As mentioned in the Introduction, the basic example that we have in mind is the forward kinematic map of a robot arm with revolute joints. However, in order to allow other types of joints and arm configurations, we are going to work in a more general setting. Let us therefore consider an arbitrary forward kinematic map from some configuration space to a working space . Normally the space is the cartesian product of the parameter spaces for the individual joints (but the space may also be restricted to reflect various obstacles and other conditions), while is a subspace of (but may be enlarged to include the velocity and angular momentum of the end-effector). A motion of the arm is then simply a path in , which we model by a continuous map . All theoretically possible motions of the arm are described by the set of all paths in the joint parameter space, which we denote by . The setting of time-scale as an interval between 0 and 1 allows a simple description of the initial and final stage of the motion, so we have a map , given by , i.e. to each movement of the arm we assign its initial position of the joints and the goal position of the end-effector. The pair representing an initial configuration and a goal position is often called a query, and is the query space. A map for which is called a roadmap, because it may be interpreted as a rule that to each initial configuration and goal position of the end-effector assigns a movement of joints that starts in the configuration and ends in the position . More formally, a roadmap is a right inverse to the projection . We require that the map is robust, which means that a small perturbation of the initial data results in a small change of the path performed by the robot arm. In more mathematical terms, this amounts to the requirement that the map must be continuous.

We are now ready to state our first conclusion that may be viewed as the starting point of this study.

###### Theorem 2.1.

If a given forward kinematic map admits a robust roadmap, then it also admits an continuous inverse kinematic map.

###### Proof.

Let be a robust roadmap for , and let be some initial configuration of the robot arm. Then the formula satisfies the relation for every , which means that is the inverse kinematic map for . ∎

We are, of course, mostly interested in the negative aspect of the above result: since most forward kinematic maps that appear in practice do not admit a continuous inverse kinematic map, it follows that most motion planning problems cannot have a global robust solution. We are therefore forced to look for robust solutions on subspaces of the query space . The minimal number of domains with robust roadmaps that cover all possible queries in will be called the complexity of the forward kinematic map and will be denoted .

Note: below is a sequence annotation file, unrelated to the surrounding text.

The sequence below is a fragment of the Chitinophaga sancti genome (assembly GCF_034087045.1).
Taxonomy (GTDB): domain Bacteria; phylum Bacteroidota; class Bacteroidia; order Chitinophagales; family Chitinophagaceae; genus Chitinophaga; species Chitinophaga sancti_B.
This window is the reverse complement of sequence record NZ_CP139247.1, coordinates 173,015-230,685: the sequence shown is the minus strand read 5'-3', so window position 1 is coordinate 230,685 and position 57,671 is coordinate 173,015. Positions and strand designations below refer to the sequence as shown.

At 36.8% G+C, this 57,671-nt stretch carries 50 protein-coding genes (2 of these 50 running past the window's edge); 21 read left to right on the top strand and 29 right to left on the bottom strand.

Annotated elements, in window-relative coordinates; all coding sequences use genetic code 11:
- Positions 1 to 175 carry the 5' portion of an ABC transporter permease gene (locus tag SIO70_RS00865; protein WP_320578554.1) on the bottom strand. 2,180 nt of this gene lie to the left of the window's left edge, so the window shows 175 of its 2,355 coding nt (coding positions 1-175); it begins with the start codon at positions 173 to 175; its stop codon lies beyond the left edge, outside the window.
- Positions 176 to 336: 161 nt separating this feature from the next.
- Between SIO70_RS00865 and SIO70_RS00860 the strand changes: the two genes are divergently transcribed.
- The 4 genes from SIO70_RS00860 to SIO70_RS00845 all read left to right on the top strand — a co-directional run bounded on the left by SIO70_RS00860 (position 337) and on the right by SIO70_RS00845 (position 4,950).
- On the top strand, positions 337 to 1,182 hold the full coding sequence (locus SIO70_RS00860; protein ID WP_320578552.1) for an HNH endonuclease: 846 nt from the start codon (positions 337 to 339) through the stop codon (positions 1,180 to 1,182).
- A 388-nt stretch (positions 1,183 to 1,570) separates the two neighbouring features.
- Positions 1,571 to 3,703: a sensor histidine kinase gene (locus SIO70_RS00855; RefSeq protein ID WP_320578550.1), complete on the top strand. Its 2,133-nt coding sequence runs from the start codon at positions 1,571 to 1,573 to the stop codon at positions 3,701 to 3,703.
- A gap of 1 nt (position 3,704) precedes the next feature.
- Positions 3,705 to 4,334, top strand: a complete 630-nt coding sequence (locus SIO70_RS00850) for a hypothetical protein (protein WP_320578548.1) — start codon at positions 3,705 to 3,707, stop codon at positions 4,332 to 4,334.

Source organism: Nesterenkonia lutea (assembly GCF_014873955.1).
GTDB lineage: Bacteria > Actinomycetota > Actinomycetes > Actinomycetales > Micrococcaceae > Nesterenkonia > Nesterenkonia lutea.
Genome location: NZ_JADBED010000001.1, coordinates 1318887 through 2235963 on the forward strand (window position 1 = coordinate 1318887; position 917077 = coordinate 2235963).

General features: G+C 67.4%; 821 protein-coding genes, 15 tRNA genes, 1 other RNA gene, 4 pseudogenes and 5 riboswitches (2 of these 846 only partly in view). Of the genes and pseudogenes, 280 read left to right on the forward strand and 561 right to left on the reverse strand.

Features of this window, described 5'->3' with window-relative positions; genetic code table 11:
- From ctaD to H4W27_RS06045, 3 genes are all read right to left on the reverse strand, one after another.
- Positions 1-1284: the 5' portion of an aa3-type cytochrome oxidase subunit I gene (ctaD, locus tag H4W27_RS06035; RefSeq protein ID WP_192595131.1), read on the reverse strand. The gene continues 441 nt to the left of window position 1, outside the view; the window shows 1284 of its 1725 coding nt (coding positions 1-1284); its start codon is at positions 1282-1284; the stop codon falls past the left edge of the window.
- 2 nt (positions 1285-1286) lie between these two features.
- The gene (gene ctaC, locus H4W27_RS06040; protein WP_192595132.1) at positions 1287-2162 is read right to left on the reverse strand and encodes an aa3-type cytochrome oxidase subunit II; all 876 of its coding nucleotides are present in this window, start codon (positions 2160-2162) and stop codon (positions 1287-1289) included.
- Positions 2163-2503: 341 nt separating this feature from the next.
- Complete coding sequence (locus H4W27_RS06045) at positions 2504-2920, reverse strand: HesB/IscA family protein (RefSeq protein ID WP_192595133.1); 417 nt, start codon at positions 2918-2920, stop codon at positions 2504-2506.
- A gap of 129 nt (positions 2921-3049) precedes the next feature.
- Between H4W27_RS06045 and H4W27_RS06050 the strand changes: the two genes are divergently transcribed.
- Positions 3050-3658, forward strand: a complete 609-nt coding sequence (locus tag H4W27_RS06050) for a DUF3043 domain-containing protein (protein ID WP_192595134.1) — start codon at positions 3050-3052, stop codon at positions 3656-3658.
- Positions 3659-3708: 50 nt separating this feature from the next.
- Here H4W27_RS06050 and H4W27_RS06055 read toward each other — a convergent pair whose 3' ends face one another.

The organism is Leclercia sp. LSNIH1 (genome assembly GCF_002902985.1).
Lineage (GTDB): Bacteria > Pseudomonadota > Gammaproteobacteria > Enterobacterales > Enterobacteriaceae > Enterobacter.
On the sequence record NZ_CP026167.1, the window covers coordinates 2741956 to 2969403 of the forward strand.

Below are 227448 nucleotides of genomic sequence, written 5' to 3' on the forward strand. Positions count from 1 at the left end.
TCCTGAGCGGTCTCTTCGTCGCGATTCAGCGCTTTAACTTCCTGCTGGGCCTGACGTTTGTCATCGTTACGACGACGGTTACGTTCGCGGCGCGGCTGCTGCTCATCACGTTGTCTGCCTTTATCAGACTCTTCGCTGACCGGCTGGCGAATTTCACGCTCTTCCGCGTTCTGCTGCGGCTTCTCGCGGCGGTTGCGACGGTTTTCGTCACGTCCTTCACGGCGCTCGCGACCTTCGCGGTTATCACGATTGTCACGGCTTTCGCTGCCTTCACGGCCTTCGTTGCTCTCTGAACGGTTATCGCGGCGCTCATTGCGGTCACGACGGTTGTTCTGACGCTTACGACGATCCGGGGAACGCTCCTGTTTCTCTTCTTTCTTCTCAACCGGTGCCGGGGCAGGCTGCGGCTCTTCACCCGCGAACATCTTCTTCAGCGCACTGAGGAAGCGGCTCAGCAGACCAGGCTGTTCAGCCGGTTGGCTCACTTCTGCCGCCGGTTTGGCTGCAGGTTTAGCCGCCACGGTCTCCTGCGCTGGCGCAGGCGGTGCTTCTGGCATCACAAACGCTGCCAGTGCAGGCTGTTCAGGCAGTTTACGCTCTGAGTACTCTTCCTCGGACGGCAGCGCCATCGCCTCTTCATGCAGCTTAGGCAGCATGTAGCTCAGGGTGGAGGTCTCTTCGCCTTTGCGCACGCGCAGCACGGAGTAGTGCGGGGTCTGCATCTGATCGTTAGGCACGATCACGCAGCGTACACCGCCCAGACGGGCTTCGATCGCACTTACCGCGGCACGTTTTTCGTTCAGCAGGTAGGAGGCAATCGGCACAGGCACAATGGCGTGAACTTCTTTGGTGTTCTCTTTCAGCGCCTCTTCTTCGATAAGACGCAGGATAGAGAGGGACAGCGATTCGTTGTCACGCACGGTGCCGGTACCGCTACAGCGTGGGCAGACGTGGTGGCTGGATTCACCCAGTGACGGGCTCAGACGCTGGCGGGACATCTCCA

Observe that if we assume that and are the same space and that is the identity map on , then coincides with , the topological complexity of that we mentioned in the Introduction. Indeed, that case corresponds to motion planning within the configuration space of the robot arm, without taking into account the relation to the working space, given by the forward kinematic map. The topological complexity of most of the spaces that are of interest for us has already been computed and can be found in the literature so we will systematically reduce the computation of to the computation of the topological complexity of and . Moreover, we will simplify the notation and write and instead of and .

Similarly as in the case of the topological complexity, we will not try to compute the complexity of directly but rather by finding suitable upper and lower estimates. Upper estimates are mostly based on explicit partitioning of the query space and description of corresponding robust roadmaps. Lower estimates are more subtle, as they require to theoretically demonstrate the impossibility to find a smaller number of robust roadmaps.

## 3. Estimates of cx(F)

Let us introduce a more formal definition of the complexity that will ensure mathematical correctness of our conclusions. A space is said to be an Euclidean Neighbourhood Retract (short: ENR) if it can be obtained as a retract of some open subspace of . This class includes most interesting geometric objects like manifolds, polyhedra, algebraic sets and other spaces that arise as configuration and working spaces of mechanical systems. We will assume that and are ENR spaces and will consider only zzs of and that are also ENR. A partial roadmap for the forward kinematic map is a continuous map whose domain is an ENR subspace of the query space , and is a right inverse for , i.e. for every query . The complexity of is the minimal integer for which can be covered by partial roadmaps. We will usually take the domains of roadmaps to be disjoint but that requirement is not part of the definition, and sometimes it may even be more natural to allow overlapping (for example, when we want to take into account various inaccuracies and noise that arise in real-world situations).

### 3.1. Invertible kinematic maps

In this subsection we will work under the assumption that admits a continuous inverse kinematic map , such that for all . This assumption is rarely satisfied in practice, but we will be still able to apply the results when the inverse kinematic map can be computed over parts of (i.e. avoiding singular points and gimbal lock positions). We have the following basic result that gives good upper and lower estimates for the complexity of .

###### Theorem 3.1.

If the map admits a right inverse then